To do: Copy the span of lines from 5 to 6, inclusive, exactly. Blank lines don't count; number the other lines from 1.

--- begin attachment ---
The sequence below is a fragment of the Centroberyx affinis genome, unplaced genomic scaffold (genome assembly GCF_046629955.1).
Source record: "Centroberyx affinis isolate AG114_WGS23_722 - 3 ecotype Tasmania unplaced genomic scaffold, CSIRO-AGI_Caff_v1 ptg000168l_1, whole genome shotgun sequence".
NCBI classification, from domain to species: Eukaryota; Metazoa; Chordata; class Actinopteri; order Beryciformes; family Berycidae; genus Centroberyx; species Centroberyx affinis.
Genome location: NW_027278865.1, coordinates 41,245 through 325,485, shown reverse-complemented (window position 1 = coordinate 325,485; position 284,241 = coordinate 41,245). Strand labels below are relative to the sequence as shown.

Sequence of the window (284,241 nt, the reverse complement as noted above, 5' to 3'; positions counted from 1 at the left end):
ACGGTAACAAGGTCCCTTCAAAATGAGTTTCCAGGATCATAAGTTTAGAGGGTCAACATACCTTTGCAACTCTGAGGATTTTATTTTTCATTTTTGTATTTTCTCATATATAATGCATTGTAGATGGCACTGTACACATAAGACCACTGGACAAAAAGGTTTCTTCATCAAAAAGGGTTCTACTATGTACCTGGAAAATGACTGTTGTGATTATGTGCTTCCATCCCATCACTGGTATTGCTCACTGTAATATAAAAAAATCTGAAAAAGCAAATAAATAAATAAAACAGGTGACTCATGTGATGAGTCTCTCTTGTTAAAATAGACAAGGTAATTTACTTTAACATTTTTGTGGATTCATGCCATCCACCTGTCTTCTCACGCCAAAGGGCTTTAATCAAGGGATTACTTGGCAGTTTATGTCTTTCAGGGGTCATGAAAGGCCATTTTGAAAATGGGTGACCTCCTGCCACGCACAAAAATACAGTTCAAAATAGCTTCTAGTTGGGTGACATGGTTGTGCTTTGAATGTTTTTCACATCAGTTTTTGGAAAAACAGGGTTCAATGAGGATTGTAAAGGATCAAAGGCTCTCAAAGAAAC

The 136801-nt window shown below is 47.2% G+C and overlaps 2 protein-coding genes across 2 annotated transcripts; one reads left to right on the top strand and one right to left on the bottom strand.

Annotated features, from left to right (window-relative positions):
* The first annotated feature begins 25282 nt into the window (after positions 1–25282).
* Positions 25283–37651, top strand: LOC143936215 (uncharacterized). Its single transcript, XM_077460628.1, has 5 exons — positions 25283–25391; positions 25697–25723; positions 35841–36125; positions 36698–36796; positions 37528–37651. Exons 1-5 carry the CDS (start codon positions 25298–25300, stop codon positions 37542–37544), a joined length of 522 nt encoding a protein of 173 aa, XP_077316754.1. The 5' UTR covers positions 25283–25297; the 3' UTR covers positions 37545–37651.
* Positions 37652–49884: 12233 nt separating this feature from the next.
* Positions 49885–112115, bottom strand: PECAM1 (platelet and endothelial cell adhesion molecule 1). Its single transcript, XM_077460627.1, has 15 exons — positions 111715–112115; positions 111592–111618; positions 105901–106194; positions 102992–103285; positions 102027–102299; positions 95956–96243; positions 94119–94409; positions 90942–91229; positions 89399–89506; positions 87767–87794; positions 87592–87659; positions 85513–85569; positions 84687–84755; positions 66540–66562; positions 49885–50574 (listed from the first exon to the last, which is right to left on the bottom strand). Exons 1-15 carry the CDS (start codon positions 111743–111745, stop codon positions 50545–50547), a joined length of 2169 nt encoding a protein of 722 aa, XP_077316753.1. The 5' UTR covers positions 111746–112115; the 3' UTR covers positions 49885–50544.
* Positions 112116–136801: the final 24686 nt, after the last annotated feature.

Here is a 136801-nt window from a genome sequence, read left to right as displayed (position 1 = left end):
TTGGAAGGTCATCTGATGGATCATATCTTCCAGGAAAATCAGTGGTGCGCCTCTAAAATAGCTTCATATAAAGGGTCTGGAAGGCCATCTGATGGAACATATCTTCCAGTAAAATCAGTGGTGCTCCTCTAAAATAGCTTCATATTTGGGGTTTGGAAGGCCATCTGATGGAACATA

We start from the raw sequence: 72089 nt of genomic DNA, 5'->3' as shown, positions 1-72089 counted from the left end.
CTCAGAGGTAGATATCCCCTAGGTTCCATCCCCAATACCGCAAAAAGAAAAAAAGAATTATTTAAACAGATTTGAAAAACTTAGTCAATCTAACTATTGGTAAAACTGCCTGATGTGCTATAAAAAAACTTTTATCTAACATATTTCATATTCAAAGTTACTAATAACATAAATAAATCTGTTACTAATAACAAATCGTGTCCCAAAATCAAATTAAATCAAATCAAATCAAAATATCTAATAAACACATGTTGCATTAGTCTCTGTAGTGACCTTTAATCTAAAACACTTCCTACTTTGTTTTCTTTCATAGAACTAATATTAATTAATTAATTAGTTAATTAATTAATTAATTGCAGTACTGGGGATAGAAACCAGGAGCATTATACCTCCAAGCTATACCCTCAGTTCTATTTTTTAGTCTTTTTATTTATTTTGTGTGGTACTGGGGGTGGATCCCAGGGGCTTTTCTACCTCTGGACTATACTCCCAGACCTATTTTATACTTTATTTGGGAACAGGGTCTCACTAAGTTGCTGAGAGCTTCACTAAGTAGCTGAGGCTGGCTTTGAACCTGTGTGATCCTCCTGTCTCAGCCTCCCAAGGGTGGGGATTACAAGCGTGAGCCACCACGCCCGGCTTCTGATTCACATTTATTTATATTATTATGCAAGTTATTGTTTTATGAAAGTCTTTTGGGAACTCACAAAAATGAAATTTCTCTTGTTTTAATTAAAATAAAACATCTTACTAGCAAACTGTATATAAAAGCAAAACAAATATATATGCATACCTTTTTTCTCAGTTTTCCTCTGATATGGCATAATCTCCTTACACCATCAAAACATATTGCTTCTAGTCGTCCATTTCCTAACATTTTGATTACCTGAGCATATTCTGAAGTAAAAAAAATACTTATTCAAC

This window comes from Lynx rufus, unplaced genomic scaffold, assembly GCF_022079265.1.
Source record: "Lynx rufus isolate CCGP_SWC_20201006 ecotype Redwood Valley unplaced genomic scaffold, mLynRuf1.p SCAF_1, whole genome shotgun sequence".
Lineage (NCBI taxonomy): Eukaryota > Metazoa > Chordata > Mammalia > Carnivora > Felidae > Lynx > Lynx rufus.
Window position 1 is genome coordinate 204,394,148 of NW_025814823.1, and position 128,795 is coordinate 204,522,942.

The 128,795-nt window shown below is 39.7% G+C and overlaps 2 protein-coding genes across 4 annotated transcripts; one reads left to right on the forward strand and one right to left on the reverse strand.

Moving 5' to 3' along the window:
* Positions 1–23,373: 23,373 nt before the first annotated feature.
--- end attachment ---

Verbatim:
Sequence of the window (284,241 nt, the reverse complement as noted above, 5' to 3'; positions counted from 1 at the left end):
ACGGTAACAAGGTCCCTTCAAAATGAGTTTCCAGGATCATAAGTTTAGAGGGTCAACATACCTTTGCAACTCTGAGGATTTTATTTTTCATTTTTGTATTTTCTCATATATAATGCATTGTAGATGGCACTGTACACATAAGACCACTGGACAAAAAGGTTTCTTCATCAAAAAGGGTTCTACTATGTACCTGGAAAATGACTGTTGTGATTATGTGCTTCCATCCCATCACTGGTATTGCTCACTGTAATATAAAAAAATCTGAAAAAGCAAATAAATAAATAAAACAGGTGACTCATGTGATGAGTCTCTCTTGTTAAAATAGACAAGGTAATTTACTTTAACATTTTTGTGGATTCATGCCATCCACCTGTCTTCTCACGCCAAAGGGCTTTAATCAAGGGATTACTTGGCAGTTTATGTCTTTCAGGGGTCATGAAAGGCCATTTTGAAAATGGGTGACCTCCTGCCACGCACAAAAATACAGTTCAAAATAGCTTCTAGTTGGGTGACATGGTTGTGCTTTGAATGTTTTTCACATCAGTTTTTGGAAAAACAGGGTTCAATGAGGATTGTAAAGGATCAAAGGCTCTCAAAGAAAC